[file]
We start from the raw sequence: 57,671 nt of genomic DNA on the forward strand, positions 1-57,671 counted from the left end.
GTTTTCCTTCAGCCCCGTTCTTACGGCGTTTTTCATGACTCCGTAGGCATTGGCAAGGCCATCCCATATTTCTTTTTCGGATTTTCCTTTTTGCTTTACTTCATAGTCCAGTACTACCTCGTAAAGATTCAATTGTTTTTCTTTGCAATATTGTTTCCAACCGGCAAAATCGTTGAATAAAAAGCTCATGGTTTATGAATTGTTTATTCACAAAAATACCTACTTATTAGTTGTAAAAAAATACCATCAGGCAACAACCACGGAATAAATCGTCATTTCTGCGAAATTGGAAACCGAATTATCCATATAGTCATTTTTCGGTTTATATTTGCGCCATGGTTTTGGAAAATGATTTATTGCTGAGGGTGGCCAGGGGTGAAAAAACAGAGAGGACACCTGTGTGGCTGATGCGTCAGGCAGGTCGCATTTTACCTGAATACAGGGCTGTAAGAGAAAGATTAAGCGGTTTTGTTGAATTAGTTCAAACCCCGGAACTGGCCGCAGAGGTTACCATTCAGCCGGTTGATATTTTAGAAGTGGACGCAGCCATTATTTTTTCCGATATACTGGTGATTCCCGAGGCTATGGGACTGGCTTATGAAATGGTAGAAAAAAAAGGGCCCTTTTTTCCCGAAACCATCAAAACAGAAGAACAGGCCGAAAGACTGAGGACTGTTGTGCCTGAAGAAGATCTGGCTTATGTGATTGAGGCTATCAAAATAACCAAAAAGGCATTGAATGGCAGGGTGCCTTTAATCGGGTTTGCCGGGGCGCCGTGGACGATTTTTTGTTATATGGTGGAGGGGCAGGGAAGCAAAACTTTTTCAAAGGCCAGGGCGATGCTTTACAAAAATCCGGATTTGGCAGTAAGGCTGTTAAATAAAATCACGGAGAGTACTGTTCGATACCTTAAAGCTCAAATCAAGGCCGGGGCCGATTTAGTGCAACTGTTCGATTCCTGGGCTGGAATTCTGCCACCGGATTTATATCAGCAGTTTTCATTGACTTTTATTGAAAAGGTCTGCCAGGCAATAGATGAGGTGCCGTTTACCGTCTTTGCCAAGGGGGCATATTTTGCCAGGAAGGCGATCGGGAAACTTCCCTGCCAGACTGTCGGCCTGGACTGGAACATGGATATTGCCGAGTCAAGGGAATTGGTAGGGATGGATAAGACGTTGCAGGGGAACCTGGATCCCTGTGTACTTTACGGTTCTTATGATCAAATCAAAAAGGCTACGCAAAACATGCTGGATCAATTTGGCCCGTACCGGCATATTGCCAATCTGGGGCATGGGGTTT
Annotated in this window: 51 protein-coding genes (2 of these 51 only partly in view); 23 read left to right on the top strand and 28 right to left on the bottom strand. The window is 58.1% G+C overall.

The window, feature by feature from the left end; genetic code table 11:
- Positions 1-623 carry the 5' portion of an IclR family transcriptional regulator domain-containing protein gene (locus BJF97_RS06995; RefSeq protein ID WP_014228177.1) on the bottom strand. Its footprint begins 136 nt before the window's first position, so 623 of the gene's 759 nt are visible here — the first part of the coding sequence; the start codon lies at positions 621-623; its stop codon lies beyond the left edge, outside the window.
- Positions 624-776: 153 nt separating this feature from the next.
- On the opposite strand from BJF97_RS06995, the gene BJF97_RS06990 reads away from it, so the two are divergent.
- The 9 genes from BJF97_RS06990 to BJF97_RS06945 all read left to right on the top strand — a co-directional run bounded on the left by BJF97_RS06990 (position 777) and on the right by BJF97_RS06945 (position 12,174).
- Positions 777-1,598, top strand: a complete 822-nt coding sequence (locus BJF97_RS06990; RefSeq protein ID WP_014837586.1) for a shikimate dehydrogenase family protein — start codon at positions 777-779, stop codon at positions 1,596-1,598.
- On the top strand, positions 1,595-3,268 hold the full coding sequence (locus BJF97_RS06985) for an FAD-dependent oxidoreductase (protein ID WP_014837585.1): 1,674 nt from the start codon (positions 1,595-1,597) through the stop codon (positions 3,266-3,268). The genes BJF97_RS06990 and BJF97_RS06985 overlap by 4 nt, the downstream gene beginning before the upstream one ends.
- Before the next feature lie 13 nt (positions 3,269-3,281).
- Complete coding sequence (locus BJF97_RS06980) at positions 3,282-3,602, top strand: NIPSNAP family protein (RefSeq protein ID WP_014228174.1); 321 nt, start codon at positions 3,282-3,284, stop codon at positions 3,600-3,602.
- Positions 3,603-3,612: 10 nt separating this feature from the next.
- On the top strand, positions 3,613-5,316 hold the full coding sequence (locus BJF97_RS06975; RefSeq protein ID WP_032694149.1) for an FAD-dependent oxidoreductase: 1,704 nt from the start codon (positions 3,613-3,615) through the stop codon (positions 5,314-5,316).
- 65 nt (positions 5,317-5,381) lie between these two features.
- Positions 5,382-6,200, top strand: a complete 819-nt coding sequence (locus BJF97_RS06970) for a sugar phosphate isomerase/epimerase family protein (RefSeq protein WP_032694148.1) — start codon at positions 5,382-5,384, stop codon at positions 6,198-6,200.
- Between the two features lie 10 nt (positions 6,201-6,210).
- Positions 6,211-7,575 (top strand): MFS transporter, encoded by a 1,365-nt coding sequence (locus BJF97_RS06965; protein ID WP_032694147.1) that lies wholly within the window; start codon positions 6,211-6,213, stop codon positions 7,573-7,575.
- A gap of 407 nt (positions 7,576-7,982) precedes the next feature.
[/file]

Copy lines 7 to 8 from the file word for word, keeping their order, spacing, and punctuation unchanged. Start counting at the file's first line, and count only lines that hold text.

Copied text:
- On the opposite strand from BJF97_RS06995, the gene BJF97_RS06990 reads away from it, so the two are divergent.
- The 9 genes from BJF97_RS06990 to BJF97_RS06945 all read left to right on the top strand — a co-directional run bounded on the left by BJF97_RS06990 (position 777) and on the right by BJF97_RS06945 (position 12,174).